SDN members see fewer ads and full resolution images. Join our non-profit community!

Kessler Curriculum

Discussion in 'PM&R' started by freddydpt, May 10, 2007.

  1. freddydpt

    freddydpt Physician 10+ Year Member

    833
    131
    Apr 1, 2004
    Pennsylvania
    MDApps:
    Can anyone send me in the right direction to look at Kessler's curriculum? I can't seem to find it online.

    Thanks so much!
     
  2. SDN Members don't see this ad. About the ads.
  3. freddydpt

    freddydpt Physician 10+ Year Member

    833
    131
    Apr 1, 2004
    Pennsylvania
    MDApps:
    Ok, people... someone's gotta know...
     
  4. mehamo

    mehamo Guest

    5
    0
    Mar 12, 2007
  5. rehab_sports_dr

    rehab_sports_dr Member 7+ Year Member

    348
    0
    Oct 21, 2004
    Hmmmm .... heavy on inpatient compared to whom? As a resident at Kessler, I had exactly 12 months of inpatient, which is the minimum required. Certainly many other programs have a much higher load. As a resident, I had 18 months of outpatient- very few programs offer that much outpatient.
     
  6. Rehab physician

    Rehab physician

    2
    0
    May 20, 2007
    I am posting this reply regarding the UMDNJ-New Jersey Medical School Physical Medicine and Rehabilitation program's academic curriculum. In brief, I have used scutwork.com numerous times since medical school (and while applying for fellowship) and can state that it is one of the most useful resources available.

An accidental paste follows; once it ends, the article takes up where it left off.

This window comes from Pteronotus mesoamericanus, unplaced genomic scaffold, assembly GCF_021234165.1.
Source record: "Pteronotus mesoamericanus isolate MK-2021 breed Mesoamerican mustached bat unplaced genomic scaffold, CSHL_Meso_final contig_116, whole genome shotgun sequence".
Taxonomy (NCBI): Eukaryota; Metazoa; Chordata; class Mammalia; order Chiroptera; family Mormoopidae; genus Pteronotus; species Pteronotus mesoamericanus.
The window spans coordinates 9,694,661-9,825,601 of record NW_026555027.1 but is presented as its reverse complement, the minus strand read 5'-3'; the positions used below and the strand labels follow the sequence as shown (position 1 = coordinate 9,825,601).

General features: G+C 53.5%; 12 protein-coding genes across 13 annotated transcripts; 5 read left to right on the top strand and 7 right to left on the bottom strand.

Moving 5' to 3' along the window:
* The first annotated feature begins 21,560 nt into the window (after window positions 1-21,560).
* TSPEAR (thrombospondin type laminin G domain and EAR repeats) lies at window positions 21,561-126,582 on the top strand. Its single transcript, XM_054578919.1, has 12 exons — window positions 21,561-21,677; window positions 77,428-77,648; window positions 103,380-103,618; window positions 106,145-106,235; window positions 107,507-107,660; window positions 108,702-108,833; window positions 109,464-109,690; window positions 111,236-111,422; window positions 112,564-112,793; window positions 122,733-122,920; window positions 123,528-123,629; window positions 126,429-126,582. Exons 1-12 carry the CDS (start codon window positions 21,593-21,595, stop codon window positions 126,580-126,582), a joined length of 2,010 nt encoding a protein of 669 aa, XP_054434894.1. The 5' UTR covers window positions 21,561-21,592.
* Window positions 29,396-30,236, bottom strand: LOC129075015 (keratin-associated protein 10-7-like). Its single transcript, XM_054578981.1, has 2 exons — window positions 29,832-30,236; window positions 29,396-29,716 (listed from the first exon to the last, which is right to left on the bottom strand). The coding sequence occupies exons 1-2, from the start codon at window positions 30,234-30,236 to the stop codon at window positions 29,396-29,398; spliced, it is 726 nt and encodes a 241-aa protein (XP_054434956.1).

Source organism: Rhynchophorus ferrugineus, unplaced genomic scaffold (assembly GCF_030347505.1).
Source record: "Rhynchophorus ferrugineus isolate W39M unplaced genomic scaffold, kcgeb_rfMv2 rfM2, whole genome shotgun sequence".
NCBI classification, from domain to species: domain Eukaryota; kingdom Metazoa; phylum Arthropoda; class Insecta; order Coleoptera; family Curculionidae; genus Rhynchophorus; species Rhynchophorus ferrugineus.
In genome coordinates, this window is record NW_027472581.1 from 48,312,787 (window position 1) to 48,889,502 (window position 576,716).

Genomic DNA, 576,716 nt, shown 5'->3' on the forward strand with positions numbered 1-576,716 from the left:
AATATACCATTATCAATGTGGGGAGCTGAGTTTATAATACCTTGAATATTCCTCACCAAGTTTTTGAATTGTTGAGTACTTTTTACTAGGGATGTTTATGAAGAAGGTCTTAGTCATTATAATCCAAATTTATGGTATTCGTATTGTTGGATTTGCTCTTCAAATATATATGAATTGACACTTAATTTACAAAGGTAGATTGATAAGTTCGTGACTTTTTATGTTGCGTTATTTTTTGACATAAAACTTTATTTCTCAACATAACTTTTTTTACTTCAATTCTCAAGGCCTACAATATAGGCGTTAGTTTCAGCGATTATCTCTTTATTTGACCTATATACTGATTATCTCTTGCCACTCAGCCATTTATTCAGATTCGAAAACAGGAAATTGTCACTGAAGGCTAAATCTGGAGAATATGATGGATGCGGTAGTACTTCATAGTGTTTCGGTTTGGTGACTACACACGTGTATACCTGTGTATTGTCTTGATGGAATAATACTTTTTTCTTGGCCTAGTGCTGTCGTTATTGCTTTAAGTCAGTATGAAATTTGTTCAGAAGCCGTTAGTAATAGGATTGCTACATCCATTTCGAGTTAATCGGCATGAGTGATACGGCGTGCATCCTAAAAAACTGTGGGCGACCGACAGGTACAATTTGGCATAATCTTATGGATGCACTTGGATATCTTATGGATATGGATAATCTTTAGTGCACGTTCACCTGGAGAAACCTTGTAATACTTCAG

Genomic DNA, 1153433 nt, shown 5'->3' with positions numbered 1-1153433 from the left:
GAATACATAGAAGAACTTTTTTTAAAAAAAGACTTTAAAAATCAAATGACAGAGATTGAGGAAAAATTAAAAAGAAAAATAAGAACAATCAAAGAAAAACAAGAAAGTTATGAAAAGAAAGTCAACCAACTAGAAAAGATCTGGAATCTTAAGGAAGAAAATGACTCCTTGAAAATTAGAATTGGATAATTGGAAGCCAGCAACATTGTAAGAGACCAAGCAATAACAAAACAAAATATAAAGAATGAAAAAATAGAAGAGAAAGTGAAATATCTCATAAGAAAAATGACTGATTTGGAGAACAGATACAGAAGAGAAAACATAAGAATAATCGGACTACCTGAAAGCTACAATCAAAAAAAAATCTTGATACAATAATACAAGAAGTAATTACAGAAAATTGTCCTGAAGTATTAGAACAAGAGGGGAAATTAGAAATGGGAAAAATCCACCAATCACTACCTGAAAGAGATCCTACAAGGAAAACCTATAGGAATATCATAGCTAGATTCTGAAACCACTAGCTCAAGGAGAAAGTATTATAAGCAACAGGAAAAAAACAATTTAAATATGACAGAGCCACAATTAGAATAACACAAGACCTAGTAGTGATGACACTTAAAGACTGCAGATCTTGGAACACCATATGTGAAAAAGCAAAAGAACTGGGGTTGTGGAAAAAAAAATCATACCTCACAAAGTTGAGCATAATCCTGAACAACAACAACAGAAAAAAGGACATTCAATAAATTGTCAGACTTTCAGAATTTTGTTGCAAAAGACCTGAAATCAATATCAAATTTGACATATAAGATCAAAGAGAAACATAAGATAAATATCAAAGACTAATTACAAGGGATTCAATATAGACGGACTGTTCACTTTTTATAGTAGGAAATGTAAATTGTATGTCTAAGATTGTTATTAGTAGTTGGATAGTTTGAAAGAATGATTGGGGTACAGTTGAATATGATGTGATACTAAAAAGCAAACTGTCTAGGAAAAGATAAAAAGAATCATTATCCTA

The academic curriculum at UMDNJ-New Jersey Medical school's PM&R program is approximately 18 month's worth of didactics that encompass all areas of physiatry. Didactics will change somewhat with each academic chief resident in regards to speakers and the "timing" of the sequence of lectures. When I interviewed for residency (at approximately 12 programs) I felt that the UMDNJ/Kessler curriculum was the most structured and comprehensive in the country. This was confirmed during my experience as a resident, and certainly fulfilling while serving as academic chief resident. The number of physiatrists available to teach is striking, as is evident in the Kessler board review course.

    In regards to the "Kessler" curriculum, a common misconception is that Kessler is the only place we train while in residency. While it is our primary teaching site, it serves as the site where residents receive approximately 30% of clinical training. It is also where didactics are held, and the Kessler Medical Rehabiliation Research Corporation (KMRREC) is currently located. Kessler is certainly one of the premiere acute rehabiliation hospitals in the country, and teaching attendings from this institution are predominantly inpatient focused.

    The training and teaching I received in outpatient rehabilitation medicine (musculoskeletal, sports, electrodiagnostics, neuromuscular, interventional spine) at the other training sites was outstanding. The base knowledge and clinical skills in musculoskeletal medicine acquired as a resident in our program is significant. As rehab sports dr implied, the other advantage in having a wide variety of clinical sites is that each resident can essentially "customize" their own schedules. (some may want more inpatient than outpatient and vice versa)

    I hope this helps those of you applying for residency. In my opinion, rehabiliation medicine is an evolving field and one should strive to be exposed to as many subspecialities in physiatry as possible. There are many programs that can serve this purpose, and UMDNJ/Kessler is certainly one of them!
     

Share This Page